Our artwork for the ongoing Mission of God course is an illustration by Bruce Butler. Three overlapping circles contain depictions of three cities (from top to bottom): the heavenly Jerusalem as described in Revelation 21, the “City on a Hill” as described in Matthew 5, and the Tower of Babel as described in Genesis 11. The cities are connected by a depiction of the River of Life (Revelation 22). This illustration reads in two directions—from top to bottom and from bottom to top.
Read from bottom to top, the humanity-wide quest to live a meaningful life in a broken world starts by default at the Tower of Babel. If we are not working towards God’s mission, the next mission we pursue is our own. Although we may be able to do incredible things as individuals or as a culture, the charge to mankind was to image God in the world, not simply to image ourselves. In grace to us, God breaks up our godless work. Jesus comes with a new city in mind, a “city on a hill” that “cannot be hidden.” We are invited to be members of this city, displaying Jesus’ upside-down kingdom in the sight of all people. In ironic contrast to Babel (a city that wanted its works to be widely visible but was then abandoned at God’s decree), Jesus expressly charges the city on a hill to have its good works seen! However, it is for the glory of “your Father who is in heaven.” Lastly, we are invited higher again through Jesus’ vision to John of the heavenly Jerusalem, a “cube of meeting” that represents the holy of holies in the temple. The city on a hill of our present age ultimately becomes the heavenly Jerusalem, where heaven and earth finally meet in fullness.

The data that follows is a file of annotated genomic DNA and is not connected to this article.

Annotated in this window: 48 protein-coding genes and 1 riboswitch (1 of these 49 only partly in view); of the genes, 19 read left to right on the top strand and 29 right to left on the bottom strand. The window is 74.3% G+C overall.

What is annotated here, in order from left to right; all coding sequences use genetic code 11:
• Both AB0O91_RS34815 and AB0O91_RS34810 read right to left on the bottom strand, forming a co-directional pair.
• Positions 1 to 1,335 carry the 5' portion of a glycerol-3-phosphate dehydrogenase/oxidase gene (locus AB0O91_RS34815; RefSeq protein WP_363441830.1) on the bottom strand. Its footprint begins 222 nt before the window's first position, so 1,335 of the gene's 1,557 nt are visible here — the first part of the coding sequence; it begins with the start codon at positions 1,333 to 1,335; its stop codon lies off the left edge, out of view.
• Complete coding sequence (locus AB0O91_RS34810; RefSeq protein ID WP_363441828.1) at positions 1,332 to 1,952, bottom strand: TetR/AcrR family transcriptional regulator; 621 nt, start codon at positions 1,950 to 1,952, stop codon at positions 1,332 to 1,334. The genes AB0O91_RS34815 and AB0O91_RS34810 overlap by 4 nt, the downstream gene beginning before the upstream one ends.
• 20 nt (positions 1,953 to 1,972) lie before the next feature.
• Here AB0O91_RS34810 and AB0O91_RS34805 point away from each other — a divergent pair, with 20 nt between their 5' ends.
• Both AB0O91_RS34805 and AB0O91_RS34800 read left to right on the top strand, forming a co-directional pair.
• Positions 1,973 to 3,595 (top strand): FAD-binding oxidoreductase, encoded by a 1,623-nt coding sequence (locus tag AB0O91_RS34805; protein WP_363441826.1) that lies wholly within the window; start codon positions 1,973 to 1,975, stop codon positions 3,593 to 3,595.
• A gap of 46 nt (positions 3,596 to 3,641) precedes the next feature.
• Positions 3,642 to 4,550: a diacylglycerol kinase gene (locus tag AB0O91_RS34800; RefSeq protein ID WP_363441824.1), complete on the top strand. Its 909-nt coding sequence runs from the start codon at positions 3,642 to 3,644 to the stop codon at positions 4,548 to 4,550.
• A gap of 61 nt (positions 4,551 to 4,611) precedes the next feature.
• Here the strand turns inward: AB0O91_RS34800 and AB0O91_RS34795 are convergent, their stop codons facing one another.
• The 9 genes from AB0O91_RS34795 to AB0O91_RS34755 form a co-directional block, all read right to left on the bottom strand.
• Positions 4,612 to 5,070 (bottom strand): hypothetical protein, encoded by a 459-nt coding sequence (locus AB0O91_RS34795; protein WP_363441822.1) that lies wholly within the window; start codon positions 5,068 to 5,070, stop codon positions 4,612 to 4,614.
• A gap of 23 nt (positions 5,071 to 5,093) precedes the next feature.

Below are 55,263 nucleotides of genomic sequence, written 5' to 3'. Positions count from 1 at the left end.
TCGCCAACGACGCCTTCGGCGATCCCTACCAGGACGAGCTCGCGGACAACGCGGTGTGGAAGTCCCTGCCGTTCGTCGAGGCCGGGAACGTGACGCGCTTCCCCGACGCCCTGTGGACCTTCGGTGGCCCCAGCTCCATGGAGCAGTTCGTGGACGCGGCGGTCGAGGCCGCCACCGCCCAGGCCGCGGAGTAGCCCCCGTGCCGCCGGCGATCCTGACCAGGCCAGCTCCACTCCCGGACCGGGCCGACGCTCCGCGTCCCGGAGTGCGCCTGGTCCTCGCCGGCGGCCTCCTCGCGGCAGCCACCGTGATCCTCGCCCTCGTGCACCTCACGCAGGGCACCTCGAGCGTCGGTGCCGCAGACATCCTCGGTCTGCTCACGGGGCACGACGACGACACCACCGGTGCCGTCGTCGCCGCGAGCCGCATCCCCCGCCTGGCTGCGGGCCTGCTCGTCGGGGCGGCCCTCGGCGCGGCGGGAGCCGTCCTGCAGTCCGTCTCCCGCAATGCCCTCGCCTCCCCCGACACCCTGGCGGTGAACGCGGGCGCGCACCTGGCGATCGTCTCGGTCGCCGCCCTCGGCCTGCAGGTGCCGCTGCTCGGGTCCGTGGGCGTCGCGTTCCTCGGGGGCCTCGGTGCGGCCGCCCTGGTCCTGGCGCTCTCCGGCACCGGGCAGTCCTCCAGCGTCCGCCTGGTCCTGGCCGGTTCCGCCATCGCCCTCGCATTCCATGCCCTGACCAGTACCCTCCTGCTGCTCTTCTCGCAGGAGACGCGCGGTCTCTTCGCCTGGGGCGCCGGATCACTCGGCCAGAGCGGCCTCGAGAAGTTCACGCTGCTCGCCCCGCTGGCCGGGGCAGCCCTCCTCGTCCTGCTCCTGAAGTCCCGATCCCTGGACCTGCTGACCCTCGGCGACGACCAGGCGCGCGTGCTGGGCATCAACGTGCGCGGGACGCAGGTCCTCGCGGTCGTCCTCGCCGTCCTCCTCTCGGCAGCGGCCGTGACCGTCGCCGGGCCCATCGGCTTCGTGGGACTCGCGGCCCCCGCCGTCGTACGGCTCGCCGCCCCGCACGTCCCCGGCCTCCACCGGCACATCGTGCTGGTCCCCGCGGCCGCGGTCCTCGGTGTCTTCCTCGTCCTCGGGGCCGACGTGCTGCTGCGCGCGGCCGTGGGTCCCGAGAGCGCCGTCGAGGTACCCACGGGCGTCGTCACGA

Read from top-to-bottom, the River of Life flows from the heavenly Jerusalem down onto the City on a Hill. This city acts as a watershed, and a “preview” of this river is precipitated to the world through it. Two things are intended in this illustration. First, God abundantly provides from heaven for those who seek to be on His mission. For example, we have the Holy Spirit, we have His incredible promises through His Word, and we are on mission within a community and inspired by the faithful before us. Second, the world that is not yet on mission with God receives a sort of gracious, River of Life “rain” by the faithfulness of God’s people as we seek to image Him. Though far different than drinking from the river, feeling its mist makes the human heart yearn for more. “Therefore, we are ambassadors… God making His appeal…” (2 Corinthians 5:20).
Lastly, the circles overlap as a way to illustrate that we are truly “residents” of all three cities. We often pursue our own missions like the people of Babel, and the “rain” of the River of Life is for our coming-to. We likewise often join Jesus in His mission and demonstrate Him to the world, empowered by heaven and its King. Ultimately, “we seek the city that is to come” (Hebrews 13:13), to which we belong as a result of Jesus’ work, enjoying Him and His completed mission until we drink straight from the river with all the redeemed.